By Matt Evans
The keto diet, or "ketogenic diet", is a meal plan that's low in carbohydrates, high and fats and high in protein. A very popular restrictive diet, it's said to be great for weight loss and building muscle. But what exactly is the ketogenic diet supposed to be doing to our body, in order to make this happen?
In a high-fat nutshell, the ketogenic diet relies on the idea that if we eat less carbohydrates, our body will end up burning fat for fuel instead. The state our body enters when this occurs is called "ketosis". The keto diet aims to induce ketosis by consuming as few sources of carbohydrates as possible, which means no bread, potatoes, rice, starchy products, beer or refined sugar.
Does it work? Potentially. Some studies have found ketogenic diets "can help patients lose about two kilos more than low-fat diets do" after one year of weight loss. However, it also says the weight loss peaks at about five months and is often not sustained in the long term once the studies have finished.
This is, in part, due to the strict nature of the diet. Restrictive diets that prohibit whole food groups often prove unsustainable from a lifestyle point of view. A lack of carbohydrates can often lead to lethargy, although anecdotal evidence often says your body "adapts" to living off fewer carbohydrates every day. In addition, really cutting out all carbs means ditching beneficial stuff including some fruit and vegetables, potentially depriving yourself of vital vitamins and minerals.
One review of studies reported by Harvard University looked at 22,000 overweight individuals on a variety of restrictive diets. It found "while low-carbohydrate and low-fat diets both resulted in weight loss of about 10 pounds at six months, most of the lost weight was regained within one year.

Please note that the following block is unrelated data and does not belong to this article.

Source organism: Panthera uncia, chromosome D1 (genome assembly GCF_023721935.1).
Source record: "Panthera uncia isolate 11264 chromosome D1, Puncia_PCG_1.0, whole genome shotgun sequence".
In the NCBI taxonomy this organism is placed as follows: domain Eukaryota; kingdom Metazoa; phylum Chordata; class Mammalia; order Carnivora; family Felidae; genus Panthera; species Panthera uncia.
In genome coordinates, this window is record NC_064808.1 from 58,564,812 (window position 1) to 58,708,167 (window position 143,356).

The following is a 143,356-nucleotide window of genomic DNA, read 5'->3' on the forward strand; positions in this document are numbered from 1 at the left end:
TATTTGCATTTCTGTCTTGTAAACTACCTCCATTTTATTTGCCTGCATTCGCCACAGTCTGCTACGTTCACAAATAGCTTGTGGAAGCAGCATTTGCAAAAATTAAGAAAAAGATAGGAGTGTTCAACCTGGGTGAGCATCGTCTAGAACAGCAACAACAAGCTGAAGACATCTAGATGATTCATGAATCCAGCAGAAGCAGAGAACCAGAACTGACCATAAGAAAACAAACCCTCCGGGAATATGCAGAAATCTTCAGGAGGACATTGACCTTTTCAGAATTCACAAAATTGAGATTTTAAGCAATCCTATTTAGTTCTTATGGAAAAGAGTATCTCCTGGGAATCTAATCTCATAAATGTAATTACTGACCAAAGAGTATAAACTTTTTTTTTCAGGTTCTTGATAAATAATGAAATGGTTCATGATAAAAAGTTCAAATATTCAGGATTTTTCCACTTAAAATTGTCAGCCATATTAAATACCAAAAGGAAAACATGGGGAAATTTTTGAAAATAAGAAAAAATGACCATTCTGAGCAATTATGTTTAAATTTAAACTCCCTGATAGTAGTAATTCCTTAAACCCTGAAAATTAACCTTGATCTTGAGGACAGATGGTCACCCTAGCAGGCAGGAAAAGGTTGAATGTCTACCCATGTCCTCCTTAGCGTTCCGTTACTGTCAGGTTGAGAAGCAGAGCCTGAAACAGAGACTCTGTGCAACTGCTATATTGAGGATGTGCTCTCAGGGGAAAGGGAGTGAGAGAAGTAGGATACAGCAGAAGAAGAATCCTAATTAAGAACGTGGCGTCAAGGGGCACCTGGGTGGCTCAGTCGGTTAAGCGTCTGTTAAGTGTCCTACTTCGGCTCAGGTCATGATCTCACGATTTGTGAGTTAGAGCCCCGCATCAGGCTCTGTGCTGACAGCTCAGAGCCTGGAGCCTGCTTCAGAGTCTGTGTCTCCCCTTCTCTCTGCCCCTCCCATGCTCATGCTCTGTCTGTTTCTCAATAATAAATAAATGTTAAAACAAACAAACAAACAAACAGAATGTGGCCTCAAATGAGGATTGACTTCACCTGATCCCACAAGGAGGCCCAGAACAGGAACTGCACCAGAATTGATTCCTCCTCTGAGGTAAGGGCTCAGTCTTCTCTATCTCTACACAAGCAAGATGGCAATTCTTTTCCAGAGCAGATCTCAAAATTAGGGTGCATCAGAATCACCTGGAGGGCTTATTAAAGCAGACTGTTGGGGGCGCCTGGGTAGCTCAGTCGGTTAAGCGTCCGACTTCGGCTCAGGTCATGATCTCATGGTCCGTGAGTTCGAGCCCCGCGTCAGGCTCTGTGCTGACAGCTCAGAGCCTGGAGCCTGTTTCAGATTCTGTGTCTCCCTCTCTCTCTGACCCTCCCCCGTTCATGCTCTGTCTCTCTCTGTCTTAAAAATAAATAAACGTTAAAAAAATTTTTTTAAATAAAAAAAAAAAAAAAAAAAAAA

"The lost weight and other health benefits (such as improved cholesterol and reduced blood pressure) tend to disappear soon after the study ends."
So the ketogenic diet does work for weight loss due to the low-carb diet encouraging your body to enter a state of "ketosis". However, you have to do it sustainably and plan your meals carefully to ensure you don't miss out on any key nutrients.
For example, make sure you're taking the right supplements and vitamins to maintain a complete picture of health, whether it's the best supplements for joints, the best vitamins for women over 50 or the best protein powder for weight loss, which are low in carbohydrates compared to the other carb-heavy protein products.
You can have your favourite proteins and veggies cooked healthier instead of pan-frying by opting for one of our best air fryers. Air fryers use a small amount of fat and superheated air currents to coat its contents evenly, ensuring all the great taste of your favourites with minimal added calories.
Matt Evans is an experienced health and fitness journalist and Channel Editor at Fit&Well. He's previously written for titles like Men's Health and Red Bull, and covers all things exercise and nutrition on the Fit&Well website.
Matt originally discovered exercise through martial arts: he holds a black belt in Karate and remains a keen kickboxer and runner. His top fitness tip? Stretch.
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